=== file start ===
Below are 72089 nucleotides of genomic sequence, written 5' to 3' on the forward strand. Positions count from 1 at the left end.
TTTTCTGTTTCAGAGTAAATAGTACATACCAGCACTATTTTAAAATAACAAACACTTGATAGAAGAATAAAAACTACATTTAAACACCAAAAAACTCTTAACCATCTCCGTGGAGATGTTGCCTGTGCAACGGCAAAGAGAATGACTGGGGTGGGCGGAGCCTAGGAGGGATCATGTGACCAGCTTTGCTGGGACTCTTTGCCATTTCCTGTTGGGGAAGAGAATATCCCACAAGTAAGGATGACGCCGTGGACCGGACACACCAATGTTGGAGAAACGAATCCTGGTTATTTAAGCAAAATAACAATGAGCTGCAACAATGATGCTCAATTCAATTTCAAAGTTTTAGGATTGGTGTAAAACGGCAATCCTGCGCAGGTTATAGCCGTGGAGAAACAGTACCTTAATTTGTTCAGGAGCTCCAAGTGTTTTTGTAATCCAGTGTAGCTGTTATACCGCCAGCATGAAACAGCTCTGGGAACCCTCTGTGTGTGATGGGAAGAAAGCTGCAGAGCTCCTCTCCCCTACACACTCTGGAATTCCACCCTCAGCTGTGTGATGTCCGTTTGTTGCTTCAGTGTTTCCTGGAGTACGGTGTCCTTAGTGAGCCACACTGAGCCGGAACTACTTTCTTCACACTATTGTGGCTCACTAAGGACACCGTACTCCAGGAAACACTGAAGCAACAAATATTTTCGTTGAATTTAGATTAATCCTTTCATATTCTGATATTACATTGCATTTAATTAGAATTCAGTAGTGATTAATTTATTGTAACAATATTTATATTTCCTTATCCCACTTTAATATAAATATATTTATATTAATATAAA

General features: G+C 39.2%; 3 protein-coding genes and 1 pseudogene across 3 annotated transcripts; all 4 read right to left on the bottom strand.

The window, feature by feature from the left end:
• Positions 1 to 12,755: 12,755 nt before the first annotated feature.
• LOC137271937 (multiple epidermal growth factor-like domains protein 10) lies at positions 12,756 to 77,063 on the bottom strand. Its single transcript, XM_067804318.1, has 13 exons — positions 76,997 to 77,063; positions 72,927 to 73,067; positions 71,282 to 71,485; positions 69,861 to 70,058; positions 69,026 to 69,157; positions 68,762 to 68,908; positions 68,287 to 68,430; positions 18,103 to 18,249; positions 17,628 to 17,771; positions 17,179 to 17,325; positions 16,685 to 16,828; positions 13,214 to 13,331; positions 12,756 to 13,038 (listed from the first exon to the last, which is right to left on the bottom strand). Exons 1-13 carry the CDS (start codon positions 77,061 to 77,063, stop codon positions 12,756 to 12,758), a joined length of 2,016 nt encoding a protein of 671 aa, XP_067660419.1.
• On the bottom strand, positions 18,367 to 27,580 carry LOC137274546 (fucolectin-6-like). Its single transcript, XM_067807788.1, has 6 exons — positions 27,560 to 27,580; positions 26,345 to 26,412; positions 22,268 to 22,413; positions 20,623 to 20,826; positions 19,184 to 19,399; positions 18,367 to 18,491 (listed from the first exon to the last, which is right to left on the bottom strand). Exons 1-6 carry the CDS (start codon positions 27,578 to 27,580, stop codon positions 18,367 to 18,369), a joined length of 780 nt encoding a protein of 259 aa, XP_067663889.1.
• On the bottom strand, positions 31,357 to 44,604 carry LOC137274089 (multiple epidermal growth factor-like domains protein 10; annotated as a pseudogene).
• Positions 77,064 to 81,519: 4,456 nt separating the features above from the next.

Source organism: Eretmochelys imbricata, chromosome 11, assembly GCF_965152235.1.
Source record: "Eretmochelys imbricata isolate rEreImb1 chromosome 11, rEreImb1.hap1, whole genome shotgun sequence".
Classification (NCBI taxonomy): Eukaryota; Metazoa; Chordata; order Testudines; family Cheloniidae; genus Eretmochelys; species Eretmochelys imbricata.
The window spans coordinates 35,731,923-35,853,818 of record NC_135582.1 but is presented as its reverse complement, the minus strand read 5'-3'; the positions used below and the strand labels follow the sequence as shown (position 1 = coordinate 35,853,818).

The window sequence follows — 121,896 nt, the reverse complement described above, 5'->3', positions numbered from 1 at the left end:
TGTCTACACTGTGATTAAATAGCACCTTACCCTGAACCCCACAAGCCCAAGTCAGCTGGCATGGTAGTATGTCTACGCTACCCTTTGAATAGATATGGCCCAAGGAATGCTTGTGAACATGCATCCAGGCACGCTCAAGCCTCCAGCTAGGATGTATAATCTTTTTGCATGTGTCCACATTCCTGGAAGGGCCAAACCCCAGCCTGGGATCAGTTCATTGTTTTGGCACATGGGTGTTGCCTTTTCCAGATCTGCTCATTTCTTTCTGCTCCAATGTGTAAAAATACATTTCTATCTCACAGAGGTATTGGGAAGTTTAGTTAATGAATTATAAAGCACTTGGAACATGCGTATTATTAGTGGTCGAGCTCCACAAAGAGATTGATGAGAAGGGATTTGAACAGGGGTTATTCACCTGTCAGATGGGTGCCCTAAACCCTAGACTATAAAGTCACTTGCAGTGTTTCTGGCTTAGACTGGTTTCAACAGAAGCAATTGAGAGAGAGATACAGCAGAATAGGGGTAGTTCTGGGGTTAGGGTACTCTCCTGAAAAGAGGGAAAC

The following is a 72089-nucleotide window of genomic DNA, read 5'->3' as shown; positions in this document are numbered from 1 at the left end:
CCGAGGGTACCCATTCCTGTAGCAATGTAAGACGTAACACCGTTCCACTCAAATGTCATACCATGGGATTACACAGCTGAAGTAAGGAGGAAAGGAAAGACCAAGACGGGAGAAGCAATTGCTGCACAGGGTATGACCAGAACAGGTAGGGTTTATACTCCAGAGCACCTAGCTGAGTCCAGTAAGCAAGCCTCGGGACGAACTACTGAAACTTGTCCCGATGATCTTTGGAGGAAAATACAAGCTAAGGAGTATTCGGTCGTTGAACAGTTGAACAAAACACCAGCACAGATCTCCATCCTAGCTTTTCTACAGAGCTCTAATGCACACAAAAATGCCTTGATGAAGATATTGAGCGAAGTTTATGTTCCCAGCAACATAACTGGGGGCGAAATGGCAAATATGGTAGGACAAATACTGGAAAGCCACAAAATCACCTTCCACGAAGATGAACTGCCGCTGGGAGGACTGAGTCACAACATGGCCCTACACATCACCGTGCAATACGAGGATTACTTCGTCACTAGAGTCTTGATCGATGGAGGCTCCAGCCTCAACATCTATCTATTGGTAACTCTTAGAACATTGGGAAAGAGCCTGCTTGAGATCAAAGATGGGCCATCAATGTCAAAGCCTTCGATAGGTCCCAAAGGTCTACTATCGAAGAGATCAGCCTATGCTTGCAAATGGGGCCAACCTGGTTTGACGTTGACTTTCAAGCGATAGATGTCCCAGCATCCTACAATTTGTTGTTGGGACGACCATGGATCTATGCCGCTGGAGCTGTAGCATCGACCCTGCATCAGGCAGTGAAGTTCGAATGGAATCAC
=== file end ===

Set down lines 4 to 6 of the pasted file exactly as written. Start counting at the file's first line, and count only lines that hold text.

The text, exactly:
The window, feature by feature from the left end:
• Positions 1 to 12,755: 12,755 nt before the first annotated feature.
• LOC137271937 (multiple epidermal growth factor-like domains protein 10) lies at positions 12,756 to 77,063 on the bottom strand. Its single transcript, XM_067804318.1, has 13 exons — positions 76,997 to 77,063; positions 72,927 to 73,067; positions 71,282 to 71,485; positions 69,861 to 70,058; positions 69,026 to 69,157; positions 68,762 to 68,908; positions 68,287 to 68,430; positions 18,103 to 18,249; positions 17,628 to 17,771; positions 17,179 to 17,325; positions 16,685 to 16,828; positions 13,214 to 13,331; positions 12,756 to 13,038 (listed from the first exon to the last, which is right to left on the bottom strand). Exons 1-13 carry the CDS (start codon positions 77,061 to 77,063, stop codon positions 12,756 to 12,758), a joined length of 2,016 nt encoding a protein of 671 aa, XP_067660419.1.